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These countries did well with COVID. So why are they slow on vaccines?

Countries that largely subdued the virus are among the slowest in the developed world to vaccinate their residents, while countries like Britain and the United States that suffered grievous outbreaks are leapfrogging ahead with inoculations.

April 18, 2021 / 03:15 PM IST
FILE - Pedestrians walk through Tokyo, July 24, 2020. Japan, South Korea and Australia have inoculated tiny percentages of their populations. The delays risk unwinding their relative successes. (Noriko Hayashi/The New York Times)

FILE - Pedestrians walk through Tokyo, July 24, 2020. Japan, South Korea and Australia have inoculated tiny percentages of their populations. The delays risk unwinding their relative successes. (Noriko Hayashi/The New York Times)

Motoko Rich, Livia Albeck-Ripka and Makiko Inoue

All through last year, as first Europe and then the United States suffered catastrophically high coronavirus infections and deaths, Pacific Rim countries staved off disaster through an array of methods. South Korea tested widely. Australia and New Zealand locked down. In Japan, people donned masks and heeded calls to isolate.

Now the roles have been reversed. These countries that largely subdued the virus are among the slowest in the developed world to vaccinate their residents, while countries like Britain and the United States that suffered grievous outbreaks are leapfrogging ahead with inoculations.

The United States has fully vaccinated close to one-quarter of the population, and Britain has given first shots to nearly half its residents. By contrast, Australia and South Korea have vaccinated less than 3% of their populations, and in Japan and New Zealand, not even 1% of the population has received a shot.

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COVID-19 Vaccine

Frequently Asked Questions

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How does a vaccine work?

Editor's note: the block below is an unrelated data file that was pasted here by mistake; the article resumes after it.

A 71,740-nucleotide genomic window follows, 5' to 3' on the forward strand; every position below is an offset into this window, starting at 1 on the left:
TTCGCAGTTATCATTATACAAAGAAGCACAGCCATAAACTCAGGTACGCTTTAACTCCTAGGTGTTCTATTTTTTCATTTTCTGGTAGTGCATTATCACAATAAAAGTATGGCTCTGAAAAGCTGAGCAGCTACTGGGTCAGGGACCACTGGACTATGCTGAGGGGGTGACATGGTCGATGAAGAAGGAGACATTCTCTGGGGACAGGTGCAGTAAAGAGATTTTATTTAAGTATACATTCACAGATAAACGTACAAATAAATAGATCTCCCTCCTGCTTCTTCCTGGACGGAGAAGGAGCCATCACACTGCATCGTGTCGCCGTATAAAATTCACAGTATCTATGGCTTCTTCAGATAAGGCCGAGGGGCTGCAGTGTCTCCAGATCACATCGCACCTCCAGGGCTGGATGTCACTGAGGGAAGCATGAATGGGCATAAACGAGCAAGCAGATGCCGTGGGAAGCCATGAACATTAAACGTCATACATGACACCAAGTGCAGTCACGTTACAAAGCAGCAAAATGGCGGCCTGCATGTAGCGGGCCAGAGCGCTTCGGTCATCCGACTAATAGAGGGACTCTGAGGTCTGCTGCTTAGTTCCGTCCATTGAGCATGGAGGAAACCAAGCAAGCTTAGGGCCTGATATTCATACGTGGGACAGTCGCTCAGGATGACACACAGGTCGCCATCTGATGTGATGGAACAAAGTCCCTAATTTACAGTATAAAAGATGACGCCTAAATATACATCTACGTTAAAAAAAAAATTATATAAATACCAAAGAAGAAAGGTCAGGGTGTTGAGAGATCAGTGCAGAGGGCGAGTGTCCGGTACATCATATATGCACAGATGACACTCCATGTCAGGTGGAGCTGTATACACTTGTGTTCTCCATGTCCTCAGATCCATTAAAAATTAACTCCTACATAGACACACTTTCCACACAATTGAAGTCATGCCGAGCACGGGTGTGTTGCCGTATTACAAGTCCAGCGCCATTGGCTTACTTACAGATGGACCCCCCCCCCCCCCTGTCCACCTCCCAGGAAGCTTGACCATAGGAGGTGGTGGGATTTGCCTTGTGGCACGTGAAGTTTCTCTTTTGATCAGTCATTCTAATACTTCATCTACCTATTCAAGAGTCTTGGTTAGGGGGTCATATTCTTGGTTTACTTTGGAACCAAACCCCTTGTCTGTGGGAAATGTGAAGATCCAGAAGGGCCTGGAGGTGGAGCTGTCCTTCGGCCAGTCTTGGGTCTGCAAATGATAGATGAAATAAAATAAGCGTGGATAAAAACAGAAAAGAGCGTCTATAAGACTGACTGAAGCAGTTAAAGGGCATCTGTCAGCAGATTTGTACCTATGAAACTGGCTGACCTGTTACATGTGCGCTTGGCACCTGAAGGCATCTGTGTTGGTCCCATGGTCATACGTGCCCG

A vaccine works by mimicking a natural infection. A vaccine not only induces immune response to protect people from any future COVID-19 infection, but also helps quickly build herd immunity to put an end to the pandemic. Herd immunity occurs when a sufficient percentage of a population becomes immune to a disease, making the spread of disease from person to person unlikely. The good news is that SARS-CoV-2 virus has been fairly stable, which increases the viability of a vaccine.

How many types of vaccines are there?

There are broadly four types of vaccine — one, a vaccine based on the whole virus (this could be either inactivated, or an attenuated [weakened] virus vaccine); two, a non-replicating viral vector vaccine that uses a benign virus as vector that carries the antigen of SARS-CoV; three, nucleic-acid vaccines that have genetic material like DNA and RNA of antigens like spike protein given to a person, helping human cells decode genetic material and produce the vaccine; and four, protein subunit vaccine wherein the recombinant proteins of SARS-COV-2 along with an adjuvant (booster) is given as a vaccine.

What does it take to develop a vaccine of this kind?

Vaccine development is a long, complex process. Unlike drugs that are given to people with a diseased, vaccines are given to healthy people and also vulnerable sections such as children, pregnant women and the elderly. So rigorous tests are compulsory. History says that the fastest time it took to develop a vaccine is five years, but it usually takes double or sometimes triple that time.

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To some extent, the laggards are taking advantage of the luxury of time that their comparatively low infection and death counts afford. And they all rely on vaccines developed — and, for now, manufactured — elsewhere.